August 17, 2011

Northern Women, Patriotism, and the Civil War

The Consecration, 1861 by George Cochran Lambdin / Indianapolis Museum of Art, James E. Roberts Fund (71.179)

For Northern women, the Civil War was remarkable as the impetus for their developing a patriotism very different from anything before the war.  Women who sent husbands and sons to fight against an enemy based on the political ideal of preserving the Union--instead of simply defending hearth and home, like Confederate women--suddenly had to develop a sort of personal political philosophy to internally justify why fighting the war was worthwhile.  Their relationship as individuals to the nation became relevant, and the war brought with it a new role for women in the public sphere.  I'll refer to Daughters of the Union: Northern Women Fight the Civil War by Nina Silber to more fully characterize and document this important transformation.  (Here's a review of the book, if you're looking for a summary.)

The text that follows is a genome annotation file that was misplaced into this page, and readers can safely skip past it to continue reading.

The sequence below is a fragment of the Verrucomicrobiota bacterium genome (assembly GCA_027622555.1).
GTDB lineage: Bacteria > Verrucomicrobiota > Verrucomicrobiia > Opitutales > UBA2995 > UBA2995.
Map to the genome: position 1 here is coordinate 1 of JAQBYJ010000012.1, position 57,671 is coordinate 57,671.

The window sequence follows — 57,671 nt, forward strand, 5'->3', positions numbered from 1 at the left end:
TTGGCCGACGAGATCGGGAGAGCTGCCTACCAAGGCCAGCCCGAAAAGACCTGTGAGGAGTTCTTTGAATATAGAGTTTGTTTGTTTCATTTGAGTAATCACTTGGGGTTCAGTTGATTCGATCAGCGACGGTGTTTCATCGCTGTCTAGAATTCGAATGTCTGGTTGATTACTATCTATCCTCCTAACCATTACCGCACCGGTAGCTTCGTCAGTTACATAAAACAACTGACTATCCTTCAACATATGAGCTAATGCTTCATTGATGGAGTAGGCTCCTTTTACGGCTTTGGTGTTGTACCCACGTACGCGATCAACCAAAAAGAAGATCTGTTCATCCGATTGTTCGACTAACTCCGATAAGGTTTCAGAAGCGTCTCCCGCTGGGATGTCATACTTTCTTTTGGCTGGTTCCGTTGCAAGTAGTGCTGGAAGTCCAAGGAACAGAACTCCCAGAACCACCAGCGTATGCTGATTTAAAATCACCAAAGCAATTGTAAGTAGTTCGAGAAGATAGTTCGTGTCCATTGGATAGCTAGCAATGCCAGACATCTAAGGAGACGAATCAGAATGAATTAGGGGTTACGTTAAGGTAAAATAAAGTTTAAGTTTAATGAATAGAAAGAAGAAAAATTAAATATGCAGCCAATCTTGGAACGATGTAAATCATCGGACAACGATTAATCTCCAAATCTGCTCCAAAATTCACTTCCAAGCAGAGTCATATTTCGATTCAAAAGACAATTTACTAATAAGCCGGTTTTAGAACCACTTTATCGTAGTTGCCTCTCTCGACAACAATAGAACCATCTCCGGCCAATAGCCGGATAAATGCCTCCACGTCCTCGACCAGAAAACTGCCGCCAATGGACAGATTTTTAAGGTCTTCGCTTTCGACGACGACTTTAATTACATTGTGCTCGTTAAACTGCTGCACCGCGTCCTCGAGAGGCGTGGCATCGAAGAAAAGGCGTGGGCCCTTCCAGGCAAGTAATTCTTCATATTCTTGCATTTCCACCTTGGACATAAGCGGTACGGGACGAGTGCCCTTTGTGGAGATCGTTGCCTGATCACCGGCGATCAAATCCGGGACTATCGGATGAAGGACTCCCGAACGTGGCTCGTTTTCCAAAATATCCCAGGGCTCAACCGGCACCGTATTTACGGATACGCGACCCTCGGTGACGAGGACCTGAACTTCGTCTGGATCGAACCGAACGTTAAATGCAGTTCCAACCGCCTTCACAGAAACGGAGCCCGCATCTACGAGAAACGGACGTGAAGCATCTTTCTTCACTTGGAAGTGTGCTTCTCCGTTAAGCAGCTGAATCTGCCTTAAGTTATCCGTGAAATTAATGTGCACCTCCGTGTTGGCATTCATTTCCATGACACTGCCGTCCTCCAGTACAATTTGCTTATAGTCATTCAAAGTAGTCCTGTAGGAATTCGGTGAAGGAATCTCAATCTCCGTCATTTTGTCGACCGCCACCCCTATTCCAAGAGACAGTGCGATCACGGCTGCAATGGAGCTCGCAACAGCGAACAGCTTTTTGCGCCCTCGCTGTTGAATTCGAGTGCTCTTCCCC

As part of this change, men began to care more about women's political views, specifically their level of support for the war effort.  J.M.W. Geist, editor of the pro-Lincoln Daily Evening Express, characterizes this level of support as patriotic loyalty, and here is a story from that paper on August 17, 1861 (alternate link):


  1. [Comment relocated from Contact Me page]


    Thank you so very much for your presentation on Northern women during the Civil War...ones constantly hears of the Southern Belle or the Lost Cause Ladies...I think I will purchase that book you had listed.

    Best Wishes,

  2. Great, I'm sure you'll enjoy the book, Audrey.